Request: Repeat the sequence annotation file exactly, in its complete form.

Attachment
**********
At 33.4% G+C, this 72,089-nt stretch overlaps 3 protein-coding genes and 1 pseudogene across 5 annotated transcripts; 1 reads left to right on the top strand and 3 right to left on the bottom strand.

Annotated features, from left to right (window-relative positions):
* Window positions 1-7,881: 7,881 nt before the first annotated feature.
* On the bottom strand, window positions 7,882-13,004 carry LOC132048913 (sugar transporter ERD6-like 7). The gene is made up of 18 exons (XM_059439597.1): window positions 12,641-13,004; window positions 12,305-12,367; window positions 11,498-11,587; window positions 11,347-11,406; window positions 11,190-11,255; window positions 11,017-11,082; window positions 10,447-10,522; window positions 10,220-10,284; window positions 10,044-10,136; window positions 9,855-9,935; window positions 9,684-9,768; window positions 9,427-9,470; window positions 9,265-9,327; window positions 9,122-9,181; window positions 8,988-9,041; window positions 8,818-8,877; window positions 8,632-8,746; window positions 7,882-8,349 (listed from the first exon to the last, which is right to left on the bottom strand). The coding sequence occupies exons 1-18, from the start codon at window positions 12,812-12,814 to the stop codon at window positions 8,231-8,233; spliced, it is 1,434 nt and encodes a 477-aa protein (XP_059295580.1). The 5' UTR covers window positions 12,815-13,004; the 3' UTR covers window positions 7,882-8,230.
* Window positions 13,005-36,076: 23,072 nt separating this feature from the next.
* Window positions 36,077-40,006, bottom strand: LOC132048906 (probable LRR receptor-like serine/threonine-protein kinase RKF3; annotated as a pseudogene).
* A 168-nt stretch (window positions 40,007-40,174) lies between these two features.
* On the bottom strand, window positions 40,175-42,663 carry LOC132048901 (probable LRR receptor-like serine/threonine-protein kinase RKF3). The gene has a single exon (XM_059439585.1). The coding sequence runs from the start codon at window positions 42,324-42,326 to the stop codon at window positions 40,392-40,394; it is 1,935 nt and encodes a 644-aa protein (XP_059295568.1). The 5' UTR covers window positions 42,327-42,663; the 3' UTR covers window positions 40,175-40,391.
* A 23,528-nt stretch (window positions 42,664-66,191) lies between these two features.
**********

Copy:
At 33.4% G+C, this 72,089-nt stretch overlaps 3 protein-coding genes and 1 pseudogene across 5 annotated transcripts; 1 reads left to right on the top strand and 3 right to left on the bottom strand.

Annotated features, from left to right (window-relative positions):
* Window positions 1-7,881: 7,881 nt before the first annotated feature.
* On the bottom strand, window positions 7,882-13,004 carry LOC132048913 (sugar transporter ERD6-like 7). The gene is made up of 18 exons (XM_059439597.1): window positions 12,641-13,004; window positions 12,305-12,367; window positions 11,498-11,587; window positions 11,347-11,406; window positions 11,190-11,255; window positions 11,017-11,082; window positions 10,447-10,522; window positions 10,220-10,284; window positions 10,044-10,136; window positions 9,855-9,935; window positions 9,684-9,768; window positions 9,427-9,470; window positions 9,265-9,327; window positions 9,122-9,181; window positions 8,988-9,041; window positions 8,818-8,877; window positions 8,632-8,746; window positions 7,882-8,349 (listed from the first exon to the last, which is right to left on the bottom strand). The coding sequence occupies exons 1-18, from the start codon at window positions 12,812-12,814 to the stop codon at window positions 8,231-8,233; spliced, it is 1,434 nt and encodes a 477-aa protein (XP_059295580.1). The 5' UTR covers window positions 12,815-13,004; the 3' UTR covers window positions 7,882-8,230.
* Window positions 13,005-36,076: 23,072 nt separating this feature from the next.
* Window positions 36,077-40,006, bottom strand: LOC132048906 (probable LRR receptor-like serine/threonine-protein kinase RKF3; annotated as a pseudogene).
* A 168-nt stretch (window positions 40,007-40,174) lies between these two features.
* On the bottom strand, window positions 40,175-42,663 carry LOC132048901 (probable LRR receptor-like serine/threonine-protein kinase RKF3). The gene has a single exon (XM_059439585.1). The coding sequence runs from the start codon at window positions 42,324-42,326 to the stop codon at window positions 40,392-40,394; it is 1,935 nt and encodes a 644-aa protein (XP_059295568.1). The 5' UTR covers window positions 42,327-42,663; the 3' UTR covers window positions 40,175-40,391.
* A 23,528-nt stretch (window positions 42,664-66,191) lies between these two features.